LINGUIST List 12.2463

Thu Oct 4 2001

Books: Historical Linguistics

Editor for this issue: Richard John Harvey <richardlinguistlist.org>


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Directory

  1. Jessica Balaschak, Historical Linguistics: Abraham, Brinton

Message 1: Historical Linguistics: Abraham, Brinton

Date: Mon, 01 Oct 2001 15:02:30 -0400
From: Jessica Balaschak <promotionbenjamins.com>
Subject: Historical Linguistics: Abraham, Brinton


John Benjamins Publishing would like to announce the publication of
two new titles in the field of Historical Linguistics:

Pr�teritumschwund und Diskursgrammatik.
Pr�teritumschwund in gesamteurop�ischen Bez�gen: areale
Ausbreitung, heterogene Entstehung, Parsing sowie diskursgrammatische
Grundlagen und Zusammenh�nge. Werner Abraham (University of
Groningen, University of California at Berkeley)and C. Jac Conradie
(Randse Afrikaanse Universiteit Johannesburg)


United States and Canada: 1 58811 050 8 / USD 26.95 (Paperback)
Rest of World: 90 272 2576 1 / NLG 60.00 (Paperback)

This work demonstrates that what is commonly called 'preterite decay
in Upper German' (PS; cf. German Pr�teritumschwund) is in fact a
phenomenon common to a great number of European languages, all of
which are in areal con-tact. However, the conclusion that this is a
phenomenon arising under areal influence appears clearly mistaken -
not only so because it would no more than postpone the search for the
real trigger of this development. It will be shown, first, that the
preterite loss in the languages under inspection comes in different
states of completion. It will be seen that the loss of the preterite,
under this perspective, German is by no means a completed
process. Second, and what is more, it will be argued that the trigger
for this decay of the synthetic preterite and its replacement by
analytic preterite forms is the specific criteria under which oral (as
opposed to written) communication is executed. Counter to the rich,
existing literature on the topic, a number of parsing principles will
be claimed to be responsible for this diachronic development yielding
different results due to a different execution of these principles.


Historical Linguistics 1999.
Selected papers from the 14th International Conference on Historical 
Linguistics, Vancouver, 9-13 August 1999.
Laurel J. Brinton (University of British Columbia) (ed.)
Current Issues in Linguistic Theory 215

United States and Canada: 1 58811 064 8 / USD 105.00 (Hardcover)
Rest of World: 90 272 3722 0 / NLG 230.00 (Hardcover)

This is a selection of papers from the 14th International Conference
on Historical Linguistics held August 9-13, 1999, at the University of
British Columbia. From the rich program and the many papers given
during this conference, the present twenty-three papers were carefully
selected to display the state of current research in the field of
historical linguistics. Contributions by: Minoji Akimoto: How far has
far from become grammaticalized?; Gregory D.S. Anderson and Norman
H. Zide: Recent advances in the reconstruction of the Proto-Munda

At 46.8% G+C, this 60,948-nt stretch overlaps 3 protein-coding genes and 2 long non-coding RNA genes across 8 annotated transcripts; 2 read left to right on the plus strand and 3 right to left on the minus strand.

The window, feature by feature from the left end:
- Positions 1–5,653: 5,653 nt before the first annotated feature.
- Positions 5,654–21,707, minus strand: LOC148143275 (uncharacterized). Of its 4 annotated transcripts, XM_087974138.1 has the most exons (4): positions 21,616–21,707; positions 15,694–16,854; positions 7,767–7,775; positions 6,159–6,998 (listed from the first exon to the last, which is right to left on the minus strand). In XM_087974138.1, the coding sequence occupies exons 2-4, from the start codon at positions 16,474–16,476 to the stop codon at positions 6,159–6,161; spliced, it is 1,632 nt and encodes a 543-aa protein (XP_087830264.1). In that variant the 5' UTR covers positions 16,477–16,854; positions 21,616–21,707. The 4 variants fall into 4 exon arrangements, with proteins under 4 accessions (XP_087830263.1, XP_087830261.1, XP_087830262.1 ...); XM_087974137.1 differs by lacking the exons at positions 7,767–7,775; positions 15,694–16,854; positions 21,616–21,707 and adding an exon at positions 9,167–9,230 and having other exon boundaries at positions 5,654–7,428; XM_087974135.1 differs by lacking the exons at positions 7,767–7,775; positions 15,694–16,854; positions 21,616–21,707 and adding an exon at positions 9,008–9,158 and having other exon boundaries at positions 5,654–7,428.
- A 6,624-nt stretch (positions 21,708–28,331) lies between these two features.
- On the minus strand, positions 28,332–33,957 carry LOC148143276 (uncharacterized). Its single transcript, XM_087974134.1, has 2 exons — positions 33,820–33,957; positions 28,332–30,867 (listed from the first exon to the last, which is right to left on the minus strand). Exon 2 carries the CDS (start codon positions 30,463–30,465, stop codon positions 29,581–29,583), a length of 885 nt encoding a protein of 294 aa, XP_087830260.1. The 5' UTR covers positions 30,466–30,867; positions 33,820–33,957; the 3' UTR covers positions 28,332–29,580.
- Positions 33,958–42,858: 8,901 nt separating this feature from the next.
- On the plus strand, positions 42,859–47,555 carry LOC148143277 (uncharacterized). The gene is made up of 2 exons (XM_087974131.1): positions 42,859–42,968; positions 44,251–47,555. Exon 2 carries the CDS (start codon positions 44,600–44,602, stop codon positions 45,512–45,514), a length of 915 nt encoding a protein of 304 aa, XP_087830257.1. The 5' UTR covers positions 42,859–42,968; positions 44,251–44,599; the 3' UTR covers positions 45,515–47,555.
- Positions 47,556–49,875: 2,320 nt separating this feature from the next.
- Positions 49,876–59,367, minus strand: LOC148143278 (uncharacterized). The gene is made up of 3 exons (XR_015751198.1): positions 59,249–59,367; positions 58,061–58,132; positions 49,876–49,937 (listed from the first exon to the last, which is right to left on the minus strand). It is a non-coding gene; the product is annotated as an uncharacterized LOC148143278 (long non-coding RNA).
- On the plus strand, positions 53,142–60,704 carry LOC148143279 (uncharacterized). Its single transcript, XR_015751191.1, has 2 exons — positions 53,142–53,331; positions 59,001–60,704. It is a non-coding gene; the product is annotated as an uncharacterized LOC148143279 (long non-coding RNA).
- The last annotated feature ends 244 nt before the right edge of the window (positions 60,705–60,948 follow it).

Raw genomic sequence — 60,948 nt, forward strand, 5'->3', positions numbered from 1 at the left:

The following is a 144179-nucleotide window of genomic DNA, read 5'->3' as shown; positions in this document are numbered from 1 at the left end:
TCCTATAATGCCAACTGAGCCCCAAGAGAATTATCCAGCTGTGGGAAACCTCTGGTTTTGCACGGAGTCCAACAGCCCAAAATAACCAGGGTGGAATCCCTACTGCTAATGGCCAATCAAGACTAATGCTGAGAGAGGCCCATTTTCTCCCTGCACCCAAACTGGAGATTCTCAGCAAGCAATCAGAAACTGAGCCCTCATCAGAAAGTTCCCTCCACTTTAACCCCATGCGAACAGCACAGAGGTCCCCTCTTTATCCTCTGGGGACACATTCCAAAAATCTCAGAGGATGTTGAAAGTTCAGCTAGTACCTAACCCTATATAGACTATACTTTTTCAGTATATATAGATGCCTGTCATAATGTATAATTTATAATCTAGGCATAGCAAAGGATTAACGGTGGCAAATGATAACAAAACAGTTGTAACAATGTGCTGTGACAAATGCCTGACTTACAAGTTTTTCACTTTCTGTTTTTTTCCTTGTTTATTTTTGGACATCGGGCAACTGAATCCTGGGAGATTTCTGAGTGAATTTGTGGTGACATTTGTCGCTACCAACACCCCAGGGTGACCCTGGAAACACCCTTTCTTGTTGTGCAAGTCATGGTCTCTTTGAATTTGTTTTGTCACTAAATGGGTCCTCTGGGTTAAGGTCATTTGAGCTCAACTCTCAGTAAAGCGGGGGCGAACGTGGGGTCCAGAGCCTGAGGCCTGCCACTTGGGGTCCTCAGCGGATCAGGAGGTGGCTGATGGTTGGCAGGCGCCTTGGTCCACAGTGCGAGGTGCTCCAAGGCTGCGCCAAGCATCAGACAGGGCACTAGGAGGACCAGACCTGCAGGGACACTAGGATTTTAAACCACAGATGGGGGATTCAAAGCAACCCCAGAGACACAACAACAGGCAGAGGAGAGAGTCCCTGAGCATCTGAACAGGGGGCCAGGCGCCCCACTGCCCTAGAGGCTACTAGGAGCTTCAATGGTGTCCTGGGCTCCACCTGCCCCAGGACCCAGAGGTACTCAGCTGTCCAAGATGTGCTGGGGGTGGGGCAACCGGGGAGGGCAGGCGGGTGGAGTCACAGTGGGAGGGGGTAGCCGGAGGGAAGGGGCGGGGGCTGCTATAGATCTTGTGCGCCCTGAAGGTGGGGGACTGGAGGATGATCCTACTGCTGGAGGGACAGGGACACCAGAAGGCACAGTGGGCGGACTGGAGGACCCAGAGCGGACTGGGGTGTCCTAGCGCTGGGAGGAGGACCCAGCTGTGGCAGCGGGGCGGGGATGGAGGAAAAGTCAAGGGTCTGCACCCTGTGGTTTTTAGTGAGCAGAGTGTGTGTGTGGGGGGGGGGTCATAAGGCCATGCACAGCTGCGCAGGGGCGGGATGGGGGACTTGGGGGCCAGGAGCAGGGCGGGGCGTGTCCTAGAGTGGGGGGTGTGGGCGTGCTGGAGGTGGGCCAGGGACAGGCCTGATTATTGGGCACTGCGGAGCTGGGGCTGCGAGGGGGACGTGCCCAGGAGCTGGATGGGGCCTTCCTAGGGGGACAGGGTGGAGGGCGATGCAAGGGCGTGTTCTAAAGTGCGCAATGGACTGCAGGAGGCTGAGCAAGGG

verb; Janice M. Aski: Multivariable analysis and phonological split;
Kristin Bech: Are Old English conjunct clauses really verb-final?;
Delia Bentley and Th�rhallur Eyth�rsson: Alternation according to
person in Italo-Romance; Vit Bubenik: On ablaut and aspect in the
history of Aramaic; Young-mee Y. Cho: Language change and the
phonological lexicon of Korean; Karen Dakin: Animals and vegetables,
Uto-Aztecan noun derivation, semantic classification, and cultural
history; David Denison: Gradience and linguistic change; Randall Gess:
Distinctive vowel length in Old French: evidence and implications;
Gunnar �lafur Hansson: Remains of a submerged continent:
preaspiration in the languages of Northwest Europe; Jacob Hoeksema:
Rapid change among expletive polarity items; Maria M. Manoliu: The
conversational factor in language change: from prenominal to
postnominal demonstratives; Ana Maria Martins: On the origin of the
Portuguese inflected infinitive: a new perspective on an enduring
debate; D. Gary Miller: Innovation of the indirect reflexive in Old
French; Marianne Mithun: Lexical forces shaping the evolution of
grammar; Johanna Nichols: Why 'me' and 'thee'?; Anette Rosenbach: The
English s-genitive: animacy, topicality and possessive relationship in
a diachronic perspective; Gregory Stump: Default inheritance
hierarchies and the evolution of inflectional classes; Marie-Lucie
Tarpent: On the eve of a new paradigm: the current challenges to
comparative linguistics in a Kuhnian perspective; Donald N. Tuten:
Modeling koineization; Annette Veerman-Leichsenring: Coreference in
the Popolocan languages; Theo Vennemann: Atlantis Semitica: structural
contact features in Celtic and English.

			John Benjamins Publishing Co.
Offices: Philadelphia		Amsterdam:
Websites: http://www.benjamins.com	http://www.benjamins.nl
E-mail: servicebenjamins.com	customer.servicesbenjamins.nl
Phone: +215 836-1200 +31 20 6762325

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Monday, July 23, 2001